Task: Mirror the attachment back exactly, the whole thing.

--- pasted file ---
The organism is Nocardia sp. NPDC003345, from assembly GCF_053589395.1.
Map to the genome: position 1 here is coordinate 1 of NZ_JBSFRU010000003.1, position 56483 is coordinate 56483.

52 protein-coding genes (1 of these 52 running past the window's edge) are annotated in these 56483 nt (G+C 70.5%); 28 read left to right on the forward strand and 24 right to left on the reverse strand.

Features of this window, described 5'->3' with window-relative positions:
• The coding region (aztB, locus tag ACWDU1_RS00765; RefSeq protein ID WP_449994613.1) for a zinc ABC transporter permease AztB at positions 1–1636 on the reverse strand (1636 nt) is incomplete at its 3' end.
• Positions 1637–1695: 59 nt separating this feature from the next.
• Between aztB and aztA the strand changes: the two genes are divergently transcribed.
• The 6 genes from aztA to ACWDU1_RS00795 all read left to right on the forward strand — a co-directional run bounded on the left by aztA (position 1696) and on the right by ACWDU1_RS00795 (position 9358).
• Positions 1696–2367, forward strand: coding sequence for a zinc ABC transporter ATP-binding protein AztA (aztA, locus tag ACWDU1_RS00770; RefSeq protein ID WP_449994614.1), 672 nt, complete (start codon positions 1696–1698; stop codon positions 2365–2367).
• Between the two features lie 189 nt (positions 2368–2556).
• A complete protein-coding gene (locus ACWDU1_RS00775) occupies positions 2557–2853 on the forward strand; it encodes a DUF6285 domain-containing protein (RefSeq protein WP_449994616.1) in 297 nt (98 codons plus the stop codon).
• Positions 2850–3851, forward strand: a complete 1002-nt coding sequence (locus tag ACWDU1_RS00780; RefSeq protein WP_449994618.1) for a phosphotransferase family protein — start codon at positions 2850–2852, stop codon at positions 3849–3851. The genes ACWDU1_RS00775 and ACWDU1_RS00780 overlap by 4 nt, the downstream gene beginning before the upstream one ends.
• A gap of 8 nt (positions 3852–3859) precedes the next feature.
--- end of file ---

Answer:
The organism is Nocardia sp. NPDC003345, from assembly GCF_053589395.1.
Map to the genome: position 1 here is coordinate 1 of NZ_JBSFRU010000003.1, position 56483 is coordinate 56483.

52 protein-coding genes (1 of these 52 running past the window's edge) are annotated in these 56483 nt (G+C 70.5%); 28 read left to right on the forward strand and 24 right to left on the reverse strand.

Features of this window, described 5'->3' with window-relative positions:
• The coding region (aztB, locus tag ACWDU1_RS00765; RefSeq protein ID WP_449994613.1) for a zinc ABC transporter permease AztB at positions 1–1636 on the reverse strand (1636 nt) is incomplete at its 3' end.
• Positions 1637–1695: 59 nt separating this feature from the next.
• Between aztB and aztA the strand changes: the two genes are divergently transcribed.
• The 6 genes from aztA to ACWDU1_RS00795 all read left to right on the forward strand — a co-directional run bounded on the left by aztA (position 1696) and on the right by ACWDU1_RS00795 (position 9358).
• Positions 1696–2367, forward strand: coding sequence for a zinc ABC transporter ATP-binding protein AztA (aztA, locus tag ACWDU1_RS00770; RefSeq protein ID WP_449994614.1), 672 nt, complete (start codon positions 1696–1698; stop codon positions 2365–2367).
• Between the two features lie 189 nt (positions 2368–2556).
• A complete protein-coding gene (locus ACWDU1_RS00775) occupies positions 2557–2853 on the forward strand; it encodes a DUF6285 domain-containing protein (RefSeq protein WP_449994616.1) in 297 nt (98 codons plus the stop codon).
• Positions 2850–3851, forward strand: a complete 1002-nt coding sequence (locus tag ACWDU1_RS00780; RefSeq protein WP_449994618.1) for a phosphotransferase family protein — start codon at positions 2850–2852, stop codon at positions 3849–3851. The genes ACWDU1_RS00775 and ACWDU1_RS00780 overlap by 4 nt, the downstream gene beginning before the upstream one ends.
• A gap of 8 nt (positions 3852–3859) precedes the next feature.